But there is another view on recessions, recoveries and growth.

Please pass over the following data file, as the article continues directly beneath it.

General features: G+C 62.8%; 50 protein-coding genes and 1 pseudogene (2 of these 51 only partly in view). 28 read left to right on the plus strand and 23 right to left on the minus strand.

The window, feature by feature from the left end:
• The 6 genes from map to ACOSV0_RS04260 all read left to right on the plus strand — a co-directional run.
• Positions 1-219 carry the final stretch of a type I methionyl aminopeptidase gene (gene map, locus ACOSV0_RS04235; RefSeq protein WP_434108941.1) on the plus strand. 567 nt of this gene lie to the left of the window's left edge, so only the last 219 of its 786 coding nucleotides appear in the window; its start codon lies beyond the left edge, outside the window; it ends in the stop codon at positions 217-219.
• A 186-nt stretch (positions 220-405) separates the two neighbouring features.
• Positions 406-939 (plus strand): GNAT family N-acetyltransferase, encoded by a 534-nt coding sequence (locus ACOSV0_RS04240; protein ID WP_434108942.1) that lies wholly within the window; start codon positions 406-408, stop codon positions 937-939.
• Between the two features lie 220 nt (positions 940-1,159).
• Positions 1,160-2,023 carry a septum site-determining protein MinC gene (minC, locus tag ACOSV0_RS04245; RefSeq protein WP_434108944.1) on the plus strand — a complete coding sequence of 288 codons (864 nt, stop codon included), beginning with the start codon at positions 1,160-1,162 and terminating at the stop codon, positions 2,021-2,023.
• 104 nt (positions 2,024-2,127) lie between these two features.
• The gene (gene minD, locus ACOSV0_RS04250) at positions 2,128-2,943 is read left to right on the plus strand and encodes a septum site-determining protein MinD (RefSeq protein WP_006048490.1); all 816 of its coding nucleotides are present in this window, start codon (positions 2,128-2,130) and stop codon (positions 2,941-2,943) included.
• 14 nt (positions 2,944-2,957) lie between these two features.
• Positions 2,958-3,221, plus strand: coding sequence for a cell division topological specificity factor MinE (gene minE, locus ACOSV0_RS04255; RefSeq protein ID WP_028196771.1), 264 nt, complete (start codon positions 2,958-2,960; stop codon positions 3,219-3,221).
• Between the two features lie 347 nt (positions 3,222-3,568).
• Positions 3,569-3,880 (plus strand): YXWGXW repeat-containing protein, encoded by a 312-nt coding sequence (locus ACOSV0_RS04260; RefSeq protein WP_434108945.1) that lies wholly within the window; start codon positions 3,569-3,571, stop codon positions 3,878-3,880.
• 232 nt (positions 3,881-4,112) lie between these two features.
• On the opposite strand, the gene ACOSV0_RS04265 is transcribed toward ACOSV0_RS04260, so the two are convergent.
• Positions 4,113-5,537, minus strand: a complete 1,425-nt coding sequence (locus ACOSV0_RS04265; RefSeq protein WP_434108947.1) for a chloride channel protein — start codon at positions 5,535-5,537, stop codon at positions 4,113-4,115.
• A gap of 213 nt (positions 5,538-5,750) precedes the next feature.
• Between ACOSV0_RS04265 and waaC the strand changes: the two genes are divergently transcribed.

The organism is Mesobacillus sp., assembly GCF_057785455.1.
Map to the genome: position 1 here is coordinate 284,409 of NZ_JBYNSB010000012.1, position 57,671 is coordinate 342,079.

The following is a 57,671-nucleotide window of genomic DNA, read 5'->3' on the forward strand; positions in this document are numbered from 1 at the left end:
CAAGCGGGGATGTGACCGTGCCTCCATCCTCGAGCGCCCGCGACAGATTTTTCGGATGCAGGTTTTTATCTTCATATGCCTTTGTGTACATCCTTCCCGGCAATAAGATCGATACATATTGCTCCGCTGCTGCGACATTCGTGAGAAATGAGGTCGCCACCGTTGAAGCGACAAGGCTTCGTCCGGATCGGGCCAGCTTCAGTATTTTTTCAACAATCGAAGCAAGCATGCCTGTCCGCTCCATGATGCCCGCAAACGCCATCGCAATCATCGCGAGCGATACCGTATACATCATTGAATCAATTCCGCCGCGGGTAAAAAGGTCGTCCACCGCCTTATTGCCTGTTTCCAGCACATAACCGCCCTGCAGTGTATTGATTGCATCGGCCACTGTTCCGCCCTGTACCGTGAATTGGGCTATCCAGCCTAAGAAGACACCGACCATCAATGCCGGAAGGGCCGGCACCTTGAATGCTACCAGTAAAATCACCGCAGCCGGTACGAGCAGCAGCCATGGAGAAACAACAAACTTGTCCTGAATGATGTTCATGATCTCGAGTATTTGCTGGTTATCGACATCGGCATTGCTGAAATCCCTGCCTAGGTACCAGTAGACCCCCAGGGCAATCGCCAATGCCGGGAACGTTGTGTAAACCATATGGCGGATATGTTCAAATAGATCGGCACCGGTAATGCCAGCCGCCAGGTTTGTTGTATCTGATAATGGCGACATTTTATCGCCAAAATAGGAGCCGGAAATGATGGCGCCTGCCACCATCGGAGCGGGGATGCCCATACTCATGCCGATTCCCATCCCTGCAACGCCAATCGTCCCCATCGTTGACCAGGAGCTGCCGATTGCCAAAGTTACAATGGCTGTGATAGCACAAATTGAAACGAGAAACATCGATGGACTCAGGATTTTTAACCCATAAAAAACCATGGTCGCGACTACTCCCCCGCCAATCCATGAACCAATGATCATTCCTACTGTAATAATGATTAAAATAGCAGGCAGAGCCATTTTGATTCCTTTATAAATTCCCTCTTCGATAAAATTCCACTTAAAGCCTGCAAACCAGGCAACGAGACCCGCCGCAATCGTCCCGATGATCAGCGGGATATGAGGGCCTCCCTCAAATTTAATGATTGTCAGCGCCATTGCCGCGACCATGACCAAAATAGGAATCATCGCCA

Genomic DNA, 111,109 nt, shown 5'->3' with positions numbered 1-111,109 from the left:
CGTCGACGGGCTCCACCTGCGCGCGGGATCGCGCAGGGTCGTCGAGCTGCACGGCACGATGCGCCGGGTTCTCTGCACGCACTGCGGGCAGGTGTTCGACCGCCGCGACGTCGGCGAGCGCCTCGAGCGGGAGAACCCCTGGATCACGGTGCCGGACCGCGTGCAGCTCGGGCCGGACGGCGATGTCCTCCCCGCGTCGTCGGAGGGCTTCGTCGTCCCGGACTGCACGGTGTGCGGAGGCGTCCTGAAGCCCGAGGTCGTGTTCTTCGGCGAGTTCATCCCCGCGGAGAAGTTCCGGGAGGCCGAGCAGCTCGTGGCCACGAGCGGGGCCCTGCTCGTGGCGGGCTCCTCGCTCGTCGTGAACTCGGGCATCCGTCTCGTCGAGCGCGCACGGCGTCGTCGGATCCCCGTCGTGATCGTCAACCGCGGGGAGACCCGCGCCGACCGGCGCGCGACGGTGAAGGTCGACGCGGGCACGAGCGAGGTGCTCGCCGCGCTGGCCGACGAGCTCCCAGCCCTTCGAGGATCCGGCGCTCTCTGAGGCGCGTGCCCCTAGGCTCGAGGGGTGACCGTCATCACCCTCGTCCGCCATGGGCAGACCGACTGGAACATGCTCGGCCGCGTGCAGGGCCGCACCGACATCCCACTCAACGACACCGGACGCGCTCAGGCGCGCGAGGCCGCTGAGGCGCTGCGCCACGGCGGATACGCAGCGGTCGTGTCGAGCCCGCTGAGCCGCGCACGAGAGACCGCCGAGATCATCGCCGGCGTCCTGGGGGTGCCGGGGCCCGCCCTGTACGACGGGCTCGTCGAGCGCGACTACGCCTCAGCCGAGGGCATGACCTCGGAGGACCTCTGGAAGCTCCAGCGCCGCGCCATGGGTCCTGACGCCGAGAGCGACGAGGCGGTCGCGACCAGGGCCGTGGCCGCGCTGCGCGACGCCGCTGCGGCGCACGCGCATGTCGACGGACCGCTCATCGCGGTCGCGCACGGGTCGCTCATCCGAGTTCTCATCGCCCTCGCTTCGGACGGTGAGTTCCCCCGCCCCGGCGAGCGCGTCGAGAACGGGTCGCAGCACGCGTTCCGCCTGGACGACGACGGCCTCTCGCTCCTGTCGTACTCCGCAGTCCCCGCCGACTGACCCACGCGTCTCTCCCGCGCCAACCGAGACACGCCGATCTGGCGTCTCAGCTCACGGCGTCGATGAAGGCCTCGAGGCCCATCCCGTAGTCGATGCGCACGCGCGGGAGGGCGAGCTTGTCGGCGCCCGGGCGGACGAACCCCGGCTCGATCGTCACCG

Classical and Austrian economists such as Adam Smith, Jean-Baptiste Say and Friedrich Hayek viewed savings as the vital lifeblood of economic growth and production as the means by which we live better and consume more in the long term. Our savings aren’t simply taken out of the economic system, but become the source of capital that entrepreneurs use to create new goods and increase productivity. These economists believe this increased productivity is the key to a wealthier world. Before we consume, we must effectively produce what others value — at prices that cover the costs. This fundamental idea, that our demand for goods is enabled and constituted by our supply of other goods came to be known as the “Law of Markets” and later “Say’s Law”. For classical and Austrian economics, recessions happen when producers make mistakes. They create goods that can’t be sold at a profit. These malinvestments tend to cluster in a recession as a result of systematic problems, such as disruptions in the financial system that cause monetary “disequilibrium”, often as the result of government interventions in the economy since they can be system-wide.